It may not be what you think. posted Jan 26, 2012 The site of a destroyed building in Detroit gets a second life as a community garden. Synchronicity, Myth, and the New World Order. Looking out upon the horrid ruin we seem to have made of the planet, in spite of the kind hearts and good intentions of the vast majority of human beings, it is hard to avoid the conclusion that some nefarious force has hijacked civilization, driving it towards ends that serve almost no one.
If we are headed for a future that no one would consciously choose, it stands to reason, some say, that we are not choosing; that something else, unfriendly to human welfare, is choosing for us. Deeper study of certain pivotal events in history strengthens this conclusion. The official explanations of the Kennedy assassination or 9/11 are riddled with contradictions that are difficult to explain. Work Less, Help Economy And Environment. There's nothing really natural about the 40-hour work week -- let alone the 50-plus hours many Americans spend on the job.
Some people argue the U.S. culture of busyness perpetuates unnatural states of unemployment, overwork, inequality, over-consumption, low well-being and high carbon emissions. "Employment law and welfare law encourages us, particularly in the U.S. and U.K., to work more than 40 hours a week," said Mike Harris, senior associate at the New Economics Foundation, an independent think tank in London. Social Technology, Social Capital & Social Impact. The P2P – Marxism Debate Takes Off. As an intro to a recent post ‘And the Debate Begins… Peer-to-Peer and Marxism: analogies and differences‘ we have said: “We are posting a critically timed and very important interview on P2P-Marxism nexus.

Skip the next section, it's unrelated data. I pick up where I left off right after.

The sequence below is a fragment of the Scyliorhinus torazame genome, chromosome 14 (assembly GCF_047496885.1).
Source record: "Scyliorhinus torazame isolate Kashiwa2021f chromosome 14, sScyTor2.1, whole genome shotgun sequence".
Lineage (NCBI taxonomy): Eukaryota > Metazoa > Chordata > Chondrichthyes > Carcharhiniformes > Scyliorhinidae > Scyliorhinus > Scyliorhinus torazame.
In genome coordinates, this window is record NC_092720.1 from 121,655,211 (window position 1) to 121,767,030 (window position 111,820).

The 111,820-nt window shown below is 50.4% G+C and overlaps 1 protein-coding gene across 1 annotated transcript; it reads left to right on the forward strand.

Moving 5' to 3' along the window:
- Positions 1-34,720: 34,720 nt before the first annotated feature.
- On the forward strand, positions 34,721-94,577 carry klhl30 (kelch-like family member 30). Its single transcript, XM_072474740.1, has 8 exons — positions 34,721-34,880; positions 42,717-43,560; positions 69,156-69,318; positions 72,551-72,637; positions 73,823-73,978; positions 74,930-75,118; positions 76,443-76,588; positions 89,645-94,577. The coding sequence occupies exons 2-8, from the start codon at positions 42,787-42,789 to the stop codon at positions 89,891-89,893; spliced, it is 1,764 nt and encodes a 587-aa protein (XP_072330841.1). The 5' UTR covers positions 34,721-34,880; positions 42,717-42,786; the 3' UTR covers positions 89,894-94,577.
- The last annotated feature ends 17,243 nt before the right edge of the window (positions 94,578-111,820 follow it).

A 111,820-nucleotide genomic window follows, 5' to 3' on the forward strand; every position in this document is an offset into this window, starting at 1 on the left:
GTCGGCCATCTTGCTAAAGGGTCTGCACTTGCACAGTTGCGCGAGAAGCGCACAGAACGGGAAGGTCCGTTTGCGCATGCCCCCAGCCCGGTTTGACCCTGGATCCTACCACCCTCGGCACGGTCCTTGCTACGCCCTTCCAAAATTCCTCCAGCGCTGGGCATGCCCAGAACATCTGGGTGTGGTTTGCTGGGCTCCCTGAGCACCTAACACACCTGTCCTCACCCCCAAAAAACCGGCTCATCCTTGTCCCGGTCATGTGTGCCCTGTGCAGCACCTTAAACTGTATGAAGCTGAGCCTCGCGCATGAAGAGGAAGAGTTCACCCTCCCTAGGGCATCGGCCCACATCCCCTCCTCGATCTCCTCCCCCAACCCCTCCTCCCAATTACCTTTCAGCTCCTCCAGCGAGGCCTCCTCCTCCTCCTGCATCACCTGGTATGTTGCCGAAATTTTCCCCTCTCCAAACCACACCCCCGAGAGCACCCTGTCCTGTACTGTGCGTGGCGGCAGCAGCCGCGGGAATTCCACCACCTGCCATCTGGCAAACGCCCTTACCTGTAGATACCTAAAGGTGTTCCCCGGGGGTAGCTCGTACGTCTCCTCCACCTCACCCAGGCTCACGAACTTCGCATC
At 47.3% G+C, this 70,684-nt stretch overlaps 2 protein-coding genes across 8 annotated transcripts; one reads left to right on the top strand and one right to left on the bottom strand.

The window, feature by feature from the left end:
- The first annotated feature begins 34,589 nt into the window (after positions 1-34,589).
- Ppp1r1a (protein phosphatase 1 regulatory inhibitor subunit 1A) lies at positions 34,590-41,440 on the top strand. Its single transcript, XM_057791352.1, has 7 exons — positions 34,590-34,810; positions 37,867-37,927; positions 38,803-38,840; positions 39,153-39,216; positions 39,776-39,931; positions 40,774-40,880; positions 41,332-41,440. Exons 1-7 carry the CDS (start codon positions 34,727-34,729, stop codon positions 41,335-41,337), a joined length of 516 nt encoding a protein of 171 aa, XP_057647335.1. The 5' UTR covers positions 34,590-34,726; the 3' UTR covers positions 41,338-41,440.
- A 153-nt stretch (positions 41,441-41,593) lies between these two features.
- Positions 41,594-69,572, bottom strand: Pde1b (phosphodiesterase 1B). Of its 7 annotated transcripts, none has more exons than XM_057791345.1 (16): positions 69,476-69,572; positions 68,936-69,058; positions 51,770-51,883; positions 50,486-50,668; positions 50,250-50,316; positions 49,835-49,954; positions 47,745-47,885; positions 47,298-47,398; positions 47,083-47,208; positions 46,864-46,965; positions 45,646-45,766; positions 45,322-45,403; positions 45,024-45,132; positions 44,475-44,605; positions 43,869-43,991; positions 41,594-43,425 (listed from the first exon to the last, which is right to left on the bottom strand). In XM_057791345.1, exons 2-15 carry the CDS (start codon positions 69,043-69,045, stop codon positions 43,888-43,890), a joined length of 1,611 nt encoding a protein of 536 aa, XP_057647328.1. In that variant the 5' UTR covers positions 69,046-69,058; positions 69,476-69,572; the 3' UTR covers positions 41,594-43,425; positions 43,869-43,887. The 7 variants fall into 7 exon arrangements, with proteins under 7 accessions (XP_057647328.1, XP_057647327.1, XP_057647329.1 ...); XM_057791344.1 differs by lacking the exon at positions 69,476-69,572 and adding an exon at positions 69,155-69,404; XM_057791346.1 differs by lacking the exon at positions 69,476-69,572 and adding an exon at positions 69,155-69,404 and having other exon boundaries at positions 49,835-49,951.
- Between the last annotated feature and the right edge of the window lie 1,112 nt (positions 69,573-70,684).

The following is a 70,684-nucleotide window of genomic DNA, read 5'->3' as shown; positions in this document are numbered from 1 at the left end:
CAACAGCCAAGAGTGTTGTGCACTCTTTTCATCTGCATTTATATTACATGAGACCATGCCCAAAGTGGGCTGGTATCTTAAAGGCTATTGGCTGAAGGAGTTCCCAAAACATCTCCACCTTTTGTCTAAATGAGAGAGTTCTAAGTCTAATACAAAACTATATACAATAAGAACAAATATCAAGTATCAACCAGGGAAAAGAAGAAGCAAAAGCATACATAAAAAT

Introduction. Watch our 40 minute documentary Real Estate 4 Ransom.
Interview with Sacred Economist Charles Eisenstein. Image Courtesy of Charles Eisenstein Charles Eisenstein is a teacher, speaker and writer having graduated from Yale University in 1989 with a degree in Mathematics and Philosophy.
His latest book Sacred Economics: Money, Gift, and Society in the Age of Transition “traces the history of money from ancient gift economies to modern capitalism, revealing how the money system has contributed to alienation, competition, and scarcity, destroyed community, and necessitated endless growth”. The end of the machine that produces fear? Via. Excerpted from David Graeber: “There is very good reason to believe that, in a generation or so, capitalism itself will no longer exist – most obviously, as ecologists keep reminding us, because it’s impossible to maintain an engine of perpetual growth forever on a finite planet, and the current form of capitalism doesn’t seem to be capable of generating the kind of vast technological breakthroughs and mobilizations that would be required for us to start finding and colonizing any other planets.
Yet faced with the prospect of capitalism actually ending, the most common reaction – even from those who call themselves “progressives” – is simply fear. We cling to what exists because we can no longer imagine an alternative that wouldn’t be even worse.